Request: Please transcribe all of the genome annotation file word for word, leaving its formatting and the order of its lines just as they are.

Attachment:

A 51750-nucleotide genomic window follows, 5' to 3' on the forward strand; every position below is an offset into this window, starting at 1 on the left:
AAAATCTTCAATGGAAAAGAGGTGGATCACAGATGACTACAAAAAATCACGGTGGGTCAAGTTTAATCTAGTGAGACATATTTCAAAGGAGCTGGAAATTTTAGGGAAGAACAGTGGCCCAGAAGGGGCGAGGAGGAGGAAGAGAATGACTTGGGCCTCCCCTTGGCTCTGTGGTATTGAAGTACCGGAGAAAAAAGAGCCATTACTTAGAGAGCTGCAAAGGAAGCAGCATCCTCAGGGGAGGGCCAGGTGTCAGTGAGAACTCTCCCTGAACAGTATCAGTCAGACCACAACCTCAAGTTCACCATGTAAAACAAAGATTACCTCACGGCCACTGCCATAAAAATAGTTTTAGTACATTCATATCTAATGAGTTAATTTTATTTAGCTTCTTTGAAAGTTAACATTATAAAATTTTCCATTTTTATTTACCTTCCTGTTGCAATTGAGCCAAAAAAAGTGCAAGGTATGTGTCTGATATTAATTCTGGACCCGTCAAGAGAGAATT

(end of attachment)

A 51750-nucleotide genomic window follows, 5' to 3' on the forward strand; every position below is an offset into this window, starting at 1 on the left:
AAAATCTTCAATGGAAAAGAGGTGGATCACAGATGACTACAAAAAATCACGGTGGGTCAAGTTTAATCTAGTGAGACATATTTCAAAGGAGCTGGAAATTTTAGGGAAGAACAGTGGCCCAGAAGGGGCGAGGAGGAGGAAGAGAATGACTTGGGCCTCCCCTTGGCTCTGTGGTATTGAAGTACCGGAGAAAAAAGAGCCATTACTTAGAGAGCTGCAAAGGAAGCAGCATCCTCAGGGGAGGGCCAGGTGTCAGTGAGAACTCTCCCTGAACAGTATCAGTCAGACCACAACCTCAAGTTCACCATGTAAAACAAAGATTACCTCACGGCCACTGCCATAAAAATAGTTTTAGTACATTCATATCTAATGAGTTAATTTTATTTAGCTTCTTTGAAAGTTAACATTATAAAATTTTCCATTTTTATTTACCTTCCTGTTGCAATTGAGCCAAAAAAAGTGCAAGGTATGTGTCTGATATTAATTCTGGACCCGTCAAGAGAGAATT